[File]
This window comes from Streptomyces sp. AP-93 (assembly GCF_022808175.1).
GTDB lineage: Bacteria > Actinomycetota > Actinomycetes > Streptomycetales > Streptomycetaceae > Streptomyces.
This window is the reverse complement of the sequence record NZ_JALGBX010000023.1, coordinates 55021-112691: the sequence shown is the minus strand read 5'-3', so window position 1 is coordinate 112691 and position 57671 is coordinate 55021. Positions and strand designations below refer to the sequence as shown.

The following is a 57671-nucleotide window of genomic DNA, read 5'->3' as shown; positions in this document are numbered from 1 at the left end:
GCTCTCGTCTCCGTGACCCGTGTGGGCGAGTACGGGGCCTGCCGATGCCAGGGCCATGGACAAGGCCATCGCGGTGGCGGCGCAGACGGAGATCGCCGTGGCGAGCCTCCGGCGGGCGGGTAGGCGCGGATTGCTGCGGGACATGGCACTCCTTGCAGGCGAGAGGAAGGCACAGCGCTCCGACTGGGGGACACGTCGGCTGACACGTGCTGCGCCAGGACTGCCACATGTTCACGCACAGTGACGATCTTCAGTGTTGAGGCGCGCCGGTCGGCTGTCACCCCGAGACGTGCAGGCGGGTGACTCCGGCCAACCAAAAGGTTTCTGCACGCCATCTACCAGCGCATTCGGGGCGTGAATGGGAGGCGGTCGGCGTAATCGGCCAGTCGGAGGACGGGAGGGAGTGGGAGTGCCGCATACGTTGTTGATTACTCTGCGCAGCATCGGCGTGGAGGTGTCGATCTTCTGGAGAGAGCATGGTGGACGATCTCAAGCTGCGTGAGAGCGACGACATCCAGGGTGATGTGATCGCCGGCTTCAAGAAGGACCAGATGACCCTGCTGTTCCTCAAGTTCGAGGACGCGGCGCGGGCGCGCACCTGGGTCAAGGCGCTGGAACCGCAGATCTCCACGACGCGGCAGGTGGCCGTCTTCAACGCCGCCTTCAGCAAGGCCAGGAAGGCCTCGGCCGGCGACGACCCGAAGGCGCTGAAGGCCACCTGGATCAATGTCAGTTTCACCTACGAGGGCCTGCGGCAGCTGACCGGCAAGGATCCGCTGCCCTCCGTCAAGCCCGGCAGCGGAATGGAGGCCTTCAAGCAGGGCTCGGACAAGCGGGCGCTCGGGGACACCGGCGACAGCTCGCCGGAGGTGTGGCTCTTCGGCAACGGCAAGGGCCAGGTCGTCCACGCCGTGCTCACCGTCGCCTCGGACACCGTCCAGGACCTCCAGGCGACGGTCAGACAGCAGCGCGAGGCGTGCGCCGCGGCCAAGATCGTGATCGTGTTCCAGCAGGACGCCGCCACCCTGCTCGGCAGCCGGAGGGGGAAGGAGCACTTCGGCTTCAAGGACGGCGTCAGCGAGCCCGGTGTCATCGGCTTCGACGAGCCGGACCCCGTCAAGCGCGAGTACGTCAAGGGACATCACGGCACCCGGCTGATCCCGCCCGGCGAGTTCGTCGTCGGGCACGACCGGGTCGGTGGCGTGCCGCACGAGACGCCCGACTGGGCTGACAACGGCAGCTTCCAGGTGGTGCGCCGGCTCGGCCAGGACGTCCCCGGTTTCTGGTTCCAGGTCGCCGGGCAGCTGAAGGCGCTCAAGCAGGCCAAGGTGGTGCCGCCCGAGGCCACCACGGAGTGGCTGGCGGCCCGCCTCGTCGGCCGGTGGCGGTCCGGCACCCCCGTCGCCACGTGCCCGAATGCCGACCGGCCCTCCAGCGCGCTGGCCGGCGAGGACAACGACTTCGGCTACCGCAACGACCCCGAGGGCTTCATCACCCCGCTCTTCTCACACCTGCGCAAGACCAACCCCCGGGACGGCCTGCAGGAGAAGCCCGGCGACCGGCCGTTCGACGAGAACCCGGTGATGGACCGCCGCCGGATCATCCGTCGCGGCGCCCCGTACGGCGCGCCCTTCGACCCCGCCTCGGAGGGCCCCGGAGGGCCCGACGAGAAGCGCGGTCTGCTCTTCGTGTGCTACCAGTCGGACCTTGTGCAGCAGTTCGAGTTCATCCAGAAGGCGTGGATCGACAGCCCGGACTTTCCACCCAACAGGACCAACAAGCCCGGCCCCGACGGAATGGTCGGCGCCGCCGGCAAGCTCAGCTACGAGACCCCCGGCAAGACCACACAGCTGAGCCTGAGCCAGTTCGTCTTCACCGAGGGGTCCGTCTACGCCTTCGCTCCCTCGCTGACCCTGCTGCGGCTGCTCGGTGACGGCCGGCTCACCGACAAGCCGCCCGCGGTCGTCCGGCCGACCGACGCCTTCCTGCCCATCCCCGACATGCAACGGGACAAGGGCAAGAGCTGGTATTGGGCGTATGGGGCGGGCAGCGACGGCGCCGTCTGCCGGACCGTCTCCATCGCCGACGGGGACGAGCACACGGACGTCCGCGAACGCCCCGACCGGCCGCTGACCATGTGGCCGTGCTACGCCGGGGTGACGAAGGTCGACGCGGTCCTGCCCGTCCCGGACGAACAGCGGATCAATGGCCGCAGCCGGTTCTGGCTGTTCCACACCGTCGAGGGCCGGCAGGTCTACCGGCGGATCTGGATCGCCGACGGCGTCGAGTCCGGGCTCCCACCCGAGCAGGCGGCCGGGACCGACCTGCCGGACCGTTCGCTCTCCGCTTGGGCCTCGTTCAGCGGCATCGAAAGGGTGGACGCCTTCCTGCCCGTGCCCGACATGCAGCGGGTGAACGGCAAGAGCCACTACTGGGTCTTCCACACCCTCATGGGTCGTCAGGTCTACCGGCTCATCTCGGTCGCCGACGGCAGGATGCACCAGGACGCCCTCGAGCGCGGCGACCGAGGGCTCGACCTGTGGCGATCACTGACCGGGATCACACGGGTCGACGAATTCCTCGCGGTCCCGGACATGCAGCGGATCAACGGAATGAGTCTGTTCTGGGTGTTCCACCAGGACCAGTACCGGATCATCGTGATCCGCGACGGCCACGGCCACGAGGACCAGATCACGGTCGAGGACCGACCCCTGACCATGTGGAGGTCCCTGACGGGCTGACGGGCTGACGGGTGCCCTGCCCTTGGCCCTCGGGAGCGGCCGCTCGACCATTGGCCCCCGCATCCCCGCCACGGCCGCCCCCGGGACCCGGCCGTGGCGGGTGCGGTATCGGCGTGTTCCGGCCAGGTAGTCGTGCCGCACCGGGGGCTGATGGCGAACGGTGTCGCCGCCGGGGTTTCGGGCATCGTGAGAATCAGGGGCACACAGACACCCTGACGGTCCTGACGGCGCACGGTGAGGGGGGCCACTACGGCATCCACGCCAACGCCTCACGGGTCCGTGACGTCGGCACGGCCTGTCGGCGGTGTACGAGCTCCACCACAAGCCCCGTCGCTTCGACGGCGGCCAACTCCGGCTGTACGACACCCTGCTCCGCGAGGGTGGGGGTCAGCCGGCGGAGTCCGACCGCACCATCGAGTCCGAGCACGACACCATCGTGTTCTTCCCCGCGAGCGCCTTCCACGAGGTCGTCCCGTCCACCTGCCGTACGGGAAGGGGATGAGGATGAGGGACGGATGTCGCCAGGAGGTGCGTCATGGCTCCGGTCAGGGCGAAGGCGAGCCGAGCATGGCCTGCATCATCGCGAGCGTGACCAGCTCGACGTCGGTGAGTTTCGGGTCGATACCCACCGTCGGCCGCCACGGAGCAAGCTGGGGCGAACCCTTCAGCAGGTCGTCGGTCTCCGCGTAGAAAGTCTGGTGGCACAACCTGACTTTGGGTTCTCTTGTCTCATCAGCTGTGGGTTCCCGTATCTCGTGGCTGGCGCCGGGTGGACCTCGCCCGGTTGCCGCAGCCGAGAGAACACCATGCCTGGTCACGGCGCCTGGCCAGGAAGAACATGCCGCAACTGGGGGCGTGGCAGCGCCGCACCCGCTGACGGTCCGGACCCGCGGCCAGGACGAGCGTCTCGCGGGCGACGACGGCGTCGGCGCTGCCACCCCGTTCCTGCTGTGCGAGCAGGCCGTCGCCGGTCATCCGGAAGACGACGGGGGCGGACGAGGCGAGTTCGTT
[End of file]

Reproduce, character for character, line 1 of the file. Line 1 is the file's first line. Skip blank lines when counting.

This window comes from Streptomyces sp. AP-93 (assembly GCF_022808175.1).